A few weeks later, on a family vacation to Montreal where Expo 67 was still continuing, my father deposited me in the P.O.T. Pavilion. After eight hours of truly scary films about the dangers of drugs – displays of babies born with their skeletons outside their bodies and people “flying” out of windows to their death – I was cured of any curiosity about marijuana.

And then, in the 1980s, while I was chairing a political meeting after-hours in a San Francisco bookstore, a man came in shooting a gun. He told us to throw our wallets into his bag. I actually asked if I could keep some bits – my Woodstock tickets – but he waved his gun, and there they went.

End of an era.

Thursday, July 13, 2017

Musical Memory

If you’re in your Third Third, Carole King’s Tapestry album was the soundtrack to your emotional life. Released in 1971, each song tracked with the phases of our lives. Maybe you’d met someone new and weren’t sure where the relationship was going, and then Carole King sang “Will You Love Me Tomorrow?” so you learned the words and sang along.

Stop right now! Sing it! You know the words:
Tonight you’re mine, completely
You give your love so sweetly

Tonight the light of love is in your eyes

But will you love me tomorrow?
Confirmed in new love and positive no one else had ever felt like that before? Did you feel the earth move? Was that when you felt like “A Natural Woman”?

Yes, you know that one! Belt it out. Even just the chorus counts.

But then you had to head home for the summer from college and the love of your life was “So Far Away.” Heartbreak and the end of a relationship because “It’s Too Late”? And then, as we all consoled each other, it was “You’ve Got a Friend.”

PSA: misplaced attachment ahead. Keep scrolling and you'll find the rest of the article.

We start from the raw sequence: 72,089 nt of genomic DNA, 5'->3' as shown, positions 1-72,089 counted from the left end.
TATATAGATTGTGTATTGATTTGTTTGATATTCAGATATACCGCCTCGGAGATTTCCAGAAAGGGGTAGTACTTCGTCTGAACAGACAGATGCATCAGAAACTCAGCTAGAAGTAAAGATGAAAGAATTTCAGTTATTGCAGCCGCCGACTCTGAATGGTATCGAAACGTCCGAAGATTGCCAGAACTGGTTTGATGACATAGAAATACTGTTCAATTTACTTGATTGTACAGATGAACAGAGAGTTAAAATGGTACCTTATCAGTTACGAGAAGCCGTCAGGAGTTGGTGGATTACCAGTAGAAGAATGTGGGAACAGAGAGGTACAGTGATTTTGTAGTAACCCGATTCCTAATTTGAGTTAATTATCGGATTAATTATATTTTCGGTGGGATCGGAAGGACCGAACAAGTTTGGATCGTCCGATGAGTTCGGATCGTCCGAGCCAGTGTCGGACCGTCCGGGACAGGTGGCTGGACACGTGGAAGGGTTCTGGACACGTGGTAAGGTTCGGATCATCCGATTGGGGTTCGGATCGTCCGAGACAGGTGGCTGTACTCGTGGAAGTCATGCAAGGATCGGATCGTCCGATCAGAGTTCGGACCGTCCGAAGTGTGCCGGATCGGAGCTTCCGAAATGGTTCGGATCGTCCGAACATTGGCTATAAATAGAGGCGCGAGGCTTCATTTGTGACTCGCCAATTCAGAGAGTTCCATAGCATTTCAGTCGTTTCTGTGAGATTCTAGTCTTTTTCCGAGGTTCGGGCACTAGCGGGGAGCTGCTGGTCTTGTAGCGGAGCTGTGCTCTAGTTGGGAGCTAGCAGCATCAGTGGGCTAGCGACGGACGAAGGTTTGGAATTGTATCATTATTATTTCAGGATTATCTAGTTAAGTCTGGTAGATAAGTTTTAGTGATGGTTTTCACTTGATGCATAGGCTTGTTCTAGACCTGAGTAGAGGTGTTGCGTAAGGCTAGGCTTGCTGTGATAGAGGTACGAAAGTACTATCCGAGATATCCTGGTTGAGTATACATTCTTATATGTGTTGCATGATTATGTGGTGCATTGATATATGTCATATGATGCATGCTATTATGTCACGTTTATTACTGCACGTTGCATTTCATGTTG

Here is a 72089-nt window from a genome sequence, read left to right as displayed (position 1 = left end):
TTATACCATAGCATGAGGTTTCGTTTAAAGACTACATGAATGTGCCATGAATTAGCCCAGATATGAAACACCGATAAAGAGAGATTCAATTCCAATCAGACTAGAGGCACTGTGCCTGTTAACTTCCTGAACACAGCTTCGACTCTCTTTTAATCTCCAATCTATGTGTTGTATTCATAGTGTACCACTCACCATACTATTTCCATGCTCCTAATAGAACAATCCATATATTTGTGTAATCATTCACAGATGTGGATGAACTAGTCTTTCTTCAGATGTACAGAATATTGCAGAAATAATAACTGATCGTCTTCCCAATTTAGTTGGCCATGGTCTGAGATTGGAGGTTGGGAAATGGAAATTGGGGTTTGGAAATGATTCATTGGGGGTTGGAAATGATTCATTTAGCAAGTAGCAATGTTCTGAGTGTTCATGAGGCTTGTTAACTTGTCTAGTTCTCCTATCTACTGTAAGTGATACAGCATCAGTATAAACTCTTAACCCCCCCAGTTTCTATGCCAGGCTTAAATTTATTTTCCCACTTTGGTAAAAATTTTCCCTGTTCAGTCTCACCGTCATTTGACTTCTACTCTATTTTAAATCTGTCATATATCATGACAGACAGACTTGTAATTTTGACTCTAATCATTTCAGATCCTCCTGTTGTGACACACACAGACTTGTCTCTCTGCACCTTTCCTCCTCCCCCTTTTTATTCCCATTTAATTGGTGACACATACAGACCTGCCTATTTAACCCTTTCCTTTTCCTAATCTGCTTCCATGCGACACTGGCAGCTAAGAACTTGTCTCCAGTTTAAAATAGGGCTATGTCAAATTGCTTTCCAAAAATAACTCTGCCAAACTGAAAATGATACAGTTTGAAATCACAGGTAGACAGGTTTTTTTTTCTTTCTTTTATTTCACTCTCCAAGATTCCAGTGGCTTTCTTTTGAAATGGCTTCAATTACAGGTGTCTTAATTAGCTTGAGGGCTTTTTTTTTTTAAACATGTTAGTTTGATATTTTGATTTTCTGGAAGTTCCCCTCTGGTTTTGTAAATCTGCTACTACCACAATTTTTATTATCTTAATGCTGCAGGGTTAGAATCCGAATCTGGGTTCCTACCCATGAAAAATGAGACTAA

Do you know the words? Do you picture where you were, how your heart was throbbing or breaking? Join the club.

I’ve just seen Carole King in a live concert in Hyde Park, London. Or rather, I saw it at the movies, but I was there. 65,000 other people (plus the ones in the theater) and me. As the cameras panned the audience, their lips were moving. They knew all the words, too (and many of them weren’t even born yet in 1971).

No, I take that back: I wasn’t there. I was back in 1971 with a first boyfriend, in 1972, in ’73, in ’74 with long-distance separations, break-ups (several), good friends (several), and new loves (a few). Listening to that concert touched all those old, sensitive places. All those places where Feelings were just so big and new and raw, and then later on, when the Feelings were familiar and recognizable and still big.

And on the stage was Carole King. She was beautiful and energetic and … radiant! Behind her, the very young Carole King was projected on a screen, and that Carole was so very, very young, with smooth, smooth skin. The camera pulled in for close-ups of Carole on stage, and she had wrinkles and a sagging chin and deep lines. Her hair was unruly, her stomach and sides came with flab and bulges, and her upper arms had a life of their own. She was so BEAUTIFUL! She said, “This is what 74 looks like.”

It was an epiphany moment for me: she was beautiful! I abandoned the painting I made; I can’t do justice to her. She shone and glowed and radiated brightness. I was so enthralled, I turned to my friend Robin and said, “Look at her. All you see is her life force. She has lines and aging, but all you see is her life force.”

And Robin said, “Don’t you know that’s what people see of you, too?”

Is that true? Yes, it’s what I see in everyone else. But here we are, looking at ourselves up real close in the mirror, noticing every new hair or spot or line; and no one else sees that! What a miracle!

I thought then that our life force is what makes us beautiful, and I felt … hopeful. Suddenly I could see a life past bad knees, sagging eyelids, flabby upper arms. I could see that I just had to hold on to my life force. Oh, that’s right; she told us that, too: “You’re beautiful as you feel.”